1. Hi Kate-you can either keep flipping the jar to keep the berries coated, or you can add a weight. A weight can be anything that is “food grade”- I use glass discs depending on the size of the jar I am using. the easiest method is with a Ziplock bag- the small freezer bags are best as they are very sturdy- after placing your ferments in the jar put a ziplock bag on the surface. make a fist and push the ferment down under the brine, add water or a brine to the ziplock, until the ferment is submerged. lid the jar.

    1. Hi Leah- Alcohol is present during all ferments that include fruit, however it is minute a few months into the ferment. I found that a 3-5 month ferment was good- beyond that the alcohol was too dominant and overpowered the other flavours in the ferment. I am more concerned about the flavour profile- remember that this is a condiment, so you are consuming small portions at a time and should not be affected by the minute amount of alcohol in the portion.

  3. hola quiero agregarle un gramo de levadura y de especie quiero agregarle la canela, y la pregunta es la canela la tengo que triturar o la dejo normal en el envase.
    muchas gracias desde Colombia-bogota

    1. Hola David! puede añadir canela en polvo o una rama de canela, a su elección, no afectará al fermento. No es necesario añadir ninguna levadura – hay levadura en la miel, en los arándanos y en el ambiente

  4. Hai Jody,when the process is done. Is it contain an alcohol? Or become a honey vinegar?
    I’m Indonesia. Thank you for answer.

  5. Hi! And thanks for the recipe! Do I close the jar tightly when I set this to ferment, or should it just be loose? Don?t want exploding jars!

    1. Hi Laura- you should close the jar tightly and burp the ferment daily (loosen, then tighten the lid) to expel any built-up carbon dioxide. After a few weeks, the ferment will calm down and you will not have to burp it daily.

  6. Hi Jody, im trying easy ways of fermenting and im new in this. Will the cranberries soften if i forget to crack them. 🙁 thank you!

    1. Hi Teresa- thank you for your interest and question. The cranberries will still ferment, but very slowly. Their skins are very tough, which is why it is advisable to pierce them.

    1. Hi Lora- thanks for your question! I like to add the honey fermented cranberries to yogurt, ice cream, as a garnish to poultry, and I add it to my cranberry sauce recipe. I sent out the recipe in my last newsletter and have added it here:

      This is my go-to recipe for cranberry sauce. I have been making it for over 10 years, and it never fails to please at Thanksgiving and Christmas! I have adjusted the recipe slightly to incorporate Honey-Spiced Fermented Cranberries (which I started adding a few years ago). I like to freeze the leftover sauce in small containers to use on cheese platters, in wraps and salads, etc.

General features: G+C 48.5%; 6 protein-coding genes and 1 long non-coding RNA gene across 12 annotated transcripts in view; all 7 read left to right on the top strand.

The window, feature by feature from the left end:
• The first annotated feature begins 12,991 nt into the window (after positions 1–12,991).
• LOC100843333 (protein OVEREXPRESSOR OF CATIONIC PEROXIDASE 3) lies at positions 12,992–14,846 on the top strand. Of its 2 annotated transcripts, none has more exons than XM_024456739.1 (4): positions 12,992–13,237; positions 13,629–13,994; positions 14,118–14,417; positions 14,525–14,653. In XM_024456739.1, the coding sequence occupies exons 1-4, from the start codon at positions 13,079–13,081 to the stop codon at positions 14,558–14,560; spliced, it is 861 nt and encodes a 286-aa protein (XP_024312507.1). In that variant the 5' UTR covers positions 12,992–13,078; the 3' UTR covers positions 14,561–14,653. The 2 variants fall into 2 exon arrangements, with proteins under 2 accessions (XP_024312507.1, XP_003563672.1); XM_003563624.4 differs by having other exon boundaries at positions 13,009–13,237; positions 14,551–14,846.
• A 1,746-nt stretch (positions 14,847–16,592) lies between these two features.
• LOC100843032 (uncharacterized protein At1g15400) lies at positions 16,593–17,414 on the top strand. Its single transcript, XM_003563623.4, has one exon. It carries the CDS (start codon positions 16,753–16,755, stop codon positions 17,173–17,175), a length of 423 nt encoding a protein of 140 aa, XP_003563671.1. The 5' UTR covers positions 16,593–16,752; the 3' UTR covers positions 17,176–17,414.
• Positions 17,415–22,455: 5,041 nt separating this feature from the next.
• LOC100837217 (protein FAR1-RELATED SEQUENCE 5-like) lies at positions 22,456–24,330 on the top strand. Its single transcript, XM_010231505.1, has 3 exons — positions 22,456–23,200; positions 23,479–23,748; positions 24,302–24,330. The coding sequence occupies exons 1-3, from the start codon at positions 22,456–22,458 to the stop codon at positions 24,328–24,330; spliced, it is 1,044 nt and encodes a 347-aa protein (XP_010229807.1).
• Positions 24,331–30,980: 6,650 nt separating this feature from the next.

(serves approximately twelve)

      2 cups strained fresh orange juice
      3 cups fresh or frozen cranberries
      1/4 cup maple syrup
      1 cinnamon stick
      2 star anise
      1 tsp grated orange zest
      1/2 to 1 cup Honey Fermented Spiced Cranberries

      1. In a heavy-bottom pot, combine all ingredients except the Honey Fermented Spiced Cranberries
      2. Bring to a simmer over medium heat, then reduce to a gentle simmer.
      3. Cook, stirring occasionally until the mixture has thickened , about 30 minutes.
      4. Remove from heat and let cool completely to room temperature (it will thicken as it cools).
      5. Stir in Honey Fermented Spiced Cranberries.

      Store in the fridge, serve at room temperature

  7. Hi first time trying this I used good honey not store bought but not raw does it matter I hope it is not wasted I made a quart

    1. Hi Tracy- Thanks for your question. Yes, raw honey is even better than store-bought. The main goal is to use unpasteurized honey, so your raw honey is definitely great to use and you are lucky to have it- it’s very hard to find! Good luck and enjoy!

  8. How long term is the storage for these? I had done this before with marvelous results but was concerned about how long I should be keeping them. Does the sealed container need to be air tight? Are there any other requirements? Does refrigeration interfere with this process? Sometimes we like to eat this cold.

    1. Hi Teresa- thanks for your interest! Your question comes at a good time. I just inspected a jar I made last year that I have been storing in my cupboard. The cranberries and honey are still well-preserved with no signs of mould. The alcohol level has gone up (as would be with a fruit ferment) and the honey is very watery. The pH is approximately 3. It still tastes amazing. I used an airtight Fido jar. Refrigeration slows down fermentation and would make the honey thick, but it will still be living.

    1. Hi Debbie, thanks for your question. I wouldn’t recommend dried cranberries. One of the keys to this ferment being successful is the introduction of liquid into the honey (in this case from the fresh cranberries). Not sure where you are located, but fresh cranberries are in season in North America right now and readily available in grocery stores at least until February/March.

    1. Hi Olga, thanks for your question. I haven’t used frozen cranberries for this ferment. While this type of ferment is based on wild yeasts and bacteria, they might be viable on your frozen berries (if they’re organic, microbes can survive freezing temperatures)It might be worth a try. Sorry, not sure where you are located, but cranberries are coming into season in Eastern North America- this would be when I would start .